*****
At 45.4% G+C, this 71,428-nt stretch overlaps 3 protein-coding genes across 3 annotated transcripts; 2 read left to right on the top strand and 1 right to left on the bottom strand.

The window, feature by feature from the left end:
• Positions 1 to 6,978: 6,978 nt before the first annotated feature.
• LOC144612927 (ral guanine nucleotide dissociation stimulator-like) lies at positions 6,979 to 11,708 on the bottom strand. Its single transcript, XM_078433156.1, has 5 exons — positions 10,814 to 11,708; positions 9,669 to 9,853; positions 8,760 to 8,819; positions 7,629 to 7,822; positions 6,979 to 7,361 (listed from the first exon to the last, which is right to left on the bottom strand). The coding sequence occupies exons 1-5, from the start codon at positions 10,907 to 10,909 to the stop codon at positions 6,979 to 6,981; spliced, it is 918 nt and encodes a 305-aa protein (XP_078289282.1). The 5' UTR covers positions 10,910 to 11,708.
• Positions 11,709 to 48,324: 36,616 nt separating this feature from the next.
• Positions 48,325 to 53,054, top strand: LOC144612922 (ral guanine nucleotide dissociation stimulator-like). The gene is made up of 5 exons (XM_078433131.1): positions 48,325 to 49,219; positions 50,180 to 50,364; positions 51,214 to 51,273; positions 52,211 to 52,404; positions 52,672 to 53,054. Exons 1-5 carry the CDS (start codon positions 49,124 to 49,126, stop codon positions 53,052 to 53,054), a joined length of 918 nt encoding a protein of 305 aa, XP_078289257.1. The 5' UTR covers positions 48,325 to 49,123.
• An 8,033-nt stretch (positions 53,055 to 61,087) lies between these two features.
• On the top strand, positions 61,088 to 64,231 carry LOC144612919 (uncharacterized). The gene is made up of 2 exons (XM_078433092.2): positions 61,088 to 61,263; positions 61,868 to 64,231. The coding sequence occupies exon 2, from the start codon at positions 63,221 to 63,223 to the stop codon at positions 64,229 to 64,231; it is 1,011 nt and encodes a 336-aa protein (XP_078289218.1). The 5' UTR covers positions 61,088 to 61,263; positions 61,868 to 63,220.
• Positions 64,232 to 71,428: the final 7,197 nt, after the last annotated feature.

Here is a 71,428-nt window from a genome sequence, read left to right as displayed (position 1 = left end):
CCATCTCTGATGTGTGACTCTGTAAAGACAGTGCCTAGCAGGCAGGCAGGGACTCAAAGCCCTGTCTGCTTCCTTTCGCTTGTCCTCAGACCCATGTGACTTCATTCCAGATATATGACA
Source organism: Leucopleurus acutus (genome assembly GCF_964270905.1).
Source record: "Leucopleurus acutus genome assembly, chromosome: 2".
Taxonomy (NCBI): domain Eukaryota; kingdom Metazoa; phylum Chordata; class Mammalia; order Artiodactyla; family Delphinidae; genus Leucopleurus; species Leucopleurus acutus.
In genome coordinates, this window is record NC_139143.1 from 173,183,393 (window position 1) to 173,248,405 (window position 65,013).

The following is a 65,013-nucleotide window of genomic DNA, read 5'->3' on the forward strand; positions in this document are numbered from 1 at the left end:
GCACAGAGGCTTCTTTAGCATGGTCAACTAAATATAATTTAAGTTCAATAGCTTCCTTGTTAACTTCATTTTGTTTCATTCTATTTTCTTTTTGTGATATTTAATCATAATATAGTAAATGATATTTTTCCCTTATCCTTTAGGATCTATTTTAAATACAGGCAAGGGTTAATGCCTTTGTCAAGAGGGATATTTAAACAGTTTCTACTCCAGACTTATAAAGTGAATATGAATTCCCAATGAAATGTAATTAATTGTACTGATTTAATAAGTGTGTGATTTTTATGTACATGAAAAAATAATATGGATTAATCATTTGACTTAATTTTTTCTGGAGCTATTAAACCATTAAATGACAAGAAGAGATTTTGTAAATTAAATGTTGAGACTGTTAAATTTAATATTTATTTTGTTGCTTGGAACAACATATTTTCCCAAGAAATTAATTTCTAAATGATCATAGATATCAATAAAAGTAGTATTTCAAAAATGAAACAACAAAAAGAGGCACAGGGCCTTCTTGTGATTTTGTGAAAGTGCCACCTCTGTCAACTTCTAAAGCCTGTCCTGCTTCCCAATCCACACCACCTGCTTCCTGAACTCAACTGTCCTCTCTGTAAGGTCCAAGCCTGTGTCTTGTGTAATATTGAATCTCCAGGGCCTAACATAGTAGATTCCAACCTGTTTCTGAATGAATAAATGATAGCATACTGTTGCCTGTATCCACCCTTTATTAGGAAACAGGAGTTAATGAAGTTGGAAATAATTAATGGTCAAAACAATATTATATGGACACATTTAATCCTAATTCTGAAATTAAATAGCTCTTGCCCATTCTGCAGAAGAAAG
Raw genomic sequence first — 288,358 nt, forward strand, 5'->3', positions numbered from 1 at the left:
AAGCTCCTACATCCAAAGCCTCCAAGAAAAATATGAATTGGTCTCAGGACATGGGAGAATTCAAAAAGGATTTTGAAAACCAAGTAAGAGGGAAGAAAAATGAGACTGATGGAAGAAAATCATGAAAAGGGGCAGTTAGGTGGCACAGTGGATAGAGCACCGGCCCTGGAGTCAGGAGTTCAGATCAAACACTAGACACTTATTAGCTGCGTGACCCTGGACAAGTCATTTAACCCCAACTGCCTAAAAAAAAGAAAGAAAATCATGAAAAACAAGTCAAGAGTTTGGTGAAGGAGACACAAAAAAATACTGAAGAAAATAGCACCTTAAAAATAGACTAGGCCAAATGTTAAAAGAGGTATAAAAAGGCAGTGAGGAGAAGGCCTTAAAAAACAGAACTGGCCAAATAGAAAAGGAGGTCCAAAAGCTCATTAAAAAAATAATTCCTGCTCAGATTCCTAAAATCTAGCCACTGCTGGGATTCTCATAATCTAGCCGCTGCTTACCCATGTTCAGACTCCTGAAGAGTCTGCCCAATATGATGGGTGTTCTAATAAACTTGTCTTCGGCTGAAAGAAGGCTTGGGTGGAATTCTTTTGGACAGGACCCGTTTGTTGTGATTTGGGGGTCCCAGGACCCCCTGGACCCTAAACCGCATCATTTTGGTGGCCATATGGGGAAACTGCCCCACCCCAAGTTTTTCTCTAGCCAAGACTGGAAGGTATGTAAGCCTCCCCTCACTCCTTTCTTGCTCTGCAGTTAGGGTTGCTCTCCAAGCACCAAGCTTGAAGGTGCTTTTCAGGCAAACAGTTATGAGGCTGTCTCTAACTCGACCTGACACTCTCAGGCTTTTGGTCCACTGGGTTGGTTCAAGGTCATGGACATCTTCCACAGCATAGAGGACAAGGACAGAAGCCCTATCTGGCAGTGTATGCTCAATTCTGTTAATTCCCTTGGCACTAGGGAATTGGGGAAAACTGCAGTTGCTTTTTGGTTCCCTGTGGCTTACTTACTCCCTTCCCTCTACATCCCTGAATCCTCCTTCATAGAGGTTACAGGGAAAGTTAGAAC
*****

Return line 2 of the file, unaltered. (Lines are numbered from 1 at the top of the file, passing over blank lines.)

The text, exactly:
The window, feature by feature from the left end: